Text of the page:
When you are growing your own plants, keep in mind that a few plants do not like these conditions, so make sure that when you get a new plant, you check on the growing conditions to be sure you are growing them right. The table below shows a few plants that would like some special care. This list is not complete, but it gives you an idea of how to care for some plants.

Plant Different Conditions
Cobra Lily Needs to have its root cool, prefers shade instead of bright light.
Nepenthes sp. Does not like the Tray Watering Method.
Sun Pitcher Tolerates the Tray Watering Method, but should also be watered overhead.
Australian Pitcher Does not like the Tray Watering Method.
American Pitchers Often times too tall for a standard terrarium

Pots and Transplants

First about transplanting. If your plants are growing too much, getting too big for the pot, or have not been repotted in about 2 years or more, they may need to be repotted. The best way to do this is to spread out a large plastic bag, have a spray bottle of pure water, and lots of pure water handy. Get the roots of the plant extremely wet, get your soil mix prepared and into the new pot, and then move the plant from the old pot to the new one. In some cases, the plant will need to be split because the roots will be big enough to become two plants. Just remember to be quick and careful.

When getting pots, consider your watering method and where you will put the plant. First, most plants will do best in plastic pots. The reason is that you will be using the Tray Watering Method to water plants, and if you use clay pots, the water will seep out the sides and grow a slimy algae. There are a few plants that like the clay pots, and these would be plants that you will water overhead. The next thing you will want to consider is that some plants you will want out as decorative plants, so you might want some attractive glazed pots to grow some plants. If a pot is plastic or glazed, it should be good to use for your plants.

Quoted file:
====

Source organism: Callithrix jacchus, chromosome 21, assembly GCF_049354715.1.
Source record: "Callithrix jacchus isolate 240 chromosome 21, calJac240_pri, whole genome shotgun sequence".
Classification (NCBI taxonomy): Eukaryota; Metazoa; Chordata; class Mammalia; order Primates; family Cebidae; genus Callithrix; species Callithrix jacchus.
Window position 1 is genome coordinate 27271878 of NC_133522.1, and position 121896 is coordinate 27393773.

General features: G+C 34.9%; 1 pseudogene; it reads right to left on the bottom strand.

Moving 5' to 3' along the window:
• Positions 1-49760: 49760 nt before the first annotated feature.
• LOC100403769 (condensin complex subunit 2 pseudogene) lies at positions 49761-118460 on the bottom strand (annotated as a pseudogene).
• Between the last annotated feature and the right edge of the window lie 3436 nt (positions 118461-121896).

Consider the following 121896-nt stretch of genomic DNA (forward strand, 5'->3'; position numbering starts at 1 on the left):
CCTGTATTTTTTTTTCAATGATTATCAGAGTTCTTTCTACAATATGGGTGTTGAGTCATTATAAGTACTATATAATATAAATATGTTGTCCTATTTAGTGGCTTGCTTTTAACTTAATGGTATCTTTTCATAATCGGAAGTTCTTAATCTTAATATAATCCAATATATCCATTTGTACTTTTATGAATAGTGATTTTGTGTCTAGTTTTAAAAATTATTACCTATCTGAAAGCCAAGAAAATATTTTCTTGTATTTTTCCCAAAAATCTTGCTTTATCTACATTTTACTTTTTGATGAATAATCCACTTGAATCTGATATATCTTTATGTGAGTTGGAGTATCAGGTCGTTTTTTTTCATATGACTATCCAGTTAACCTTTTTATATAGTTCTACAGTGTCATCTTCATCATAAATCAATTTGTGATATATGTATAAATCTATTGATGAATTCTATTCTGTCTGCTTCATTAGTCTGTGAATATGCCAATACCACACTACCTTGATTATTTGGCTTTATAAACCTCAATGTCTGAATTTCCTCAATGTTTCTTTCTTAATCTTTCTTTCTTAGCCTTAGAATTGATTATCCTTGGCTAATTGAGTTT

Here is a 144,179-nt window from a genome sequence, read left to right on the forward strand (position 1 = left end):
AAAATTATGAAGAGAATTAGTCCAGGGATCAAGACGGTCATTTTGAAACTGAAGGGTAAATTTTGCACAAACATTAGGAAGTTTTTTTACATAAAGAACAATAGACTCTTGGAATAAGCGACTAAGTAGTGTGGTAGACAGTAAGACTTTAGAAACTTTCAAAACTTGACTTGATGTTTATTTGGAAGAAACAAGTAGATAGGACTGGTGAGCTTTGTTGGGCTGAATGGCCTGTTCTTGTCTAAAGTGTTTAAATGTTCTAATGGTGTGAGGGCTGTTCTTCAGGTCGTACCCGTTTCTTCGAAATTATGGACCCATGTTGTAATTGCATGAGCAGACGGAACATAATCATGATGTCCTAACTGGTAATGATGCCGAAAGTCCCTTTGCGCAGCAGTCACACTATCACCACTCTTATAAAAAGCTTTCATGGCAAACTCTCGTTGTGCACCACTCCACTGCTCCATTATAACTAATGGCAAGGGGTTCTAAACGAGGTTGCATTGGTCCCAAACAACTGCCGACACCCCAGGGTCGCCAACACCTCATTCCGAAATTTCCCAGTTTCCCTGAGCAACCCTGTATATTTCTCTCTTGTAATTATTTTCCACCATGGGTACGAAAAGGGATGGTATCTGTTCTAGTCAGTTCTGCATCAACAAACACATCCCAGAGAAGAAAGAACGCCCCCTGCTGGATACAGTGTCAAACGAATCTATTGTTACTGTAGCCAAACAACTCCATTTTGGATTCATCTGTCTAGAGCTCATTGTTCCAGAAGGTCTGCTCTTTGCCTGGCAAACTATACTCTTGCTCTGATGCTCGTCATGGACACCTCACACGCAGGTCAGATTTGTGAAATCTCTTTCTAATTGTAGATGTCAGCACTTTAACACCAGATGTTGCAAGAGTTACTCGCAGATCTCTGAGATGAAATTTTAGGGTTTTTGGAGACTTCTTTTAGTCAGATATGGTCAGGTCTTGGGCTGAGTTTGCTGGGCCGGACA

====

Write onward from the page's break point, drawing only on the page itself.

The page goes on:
Now that you have read the basics of growing carnivorous plants, use the menu on the left to learn about how to make a suitable growing place for your plants. The next table will guide you in choosing what method to use when you grow your plants. I have included plans to make a few different sizes of terrariums. I have left out the plans for Bog Gardens and Greenhouses since you will probably not be building those and I have not built these before.

Name Type of Habitat Created
Cheap Used to grow one or two small plants. You can have many of these sitting on a bright window.

Small Used for growing a few plants in an easy growing condition where bright light is not available

Large These terrariums are used for growing a good sized collection, but not so many that you are growing a jungle!

Window You can grow certain types of plants with good success outside on a windowsill or on a patio.

All information on this site ©2006 State College Carnivorous Plants. Site designed and maintained by Tom Murosky. Last update January 22, 2007. I allow free use of all written materials on this site. Easy download PDF files availible in the resource link of each plant type. Photographs may contain copyrights from other organizations, you must contact them regarding use of photographs. -- We have had visitors.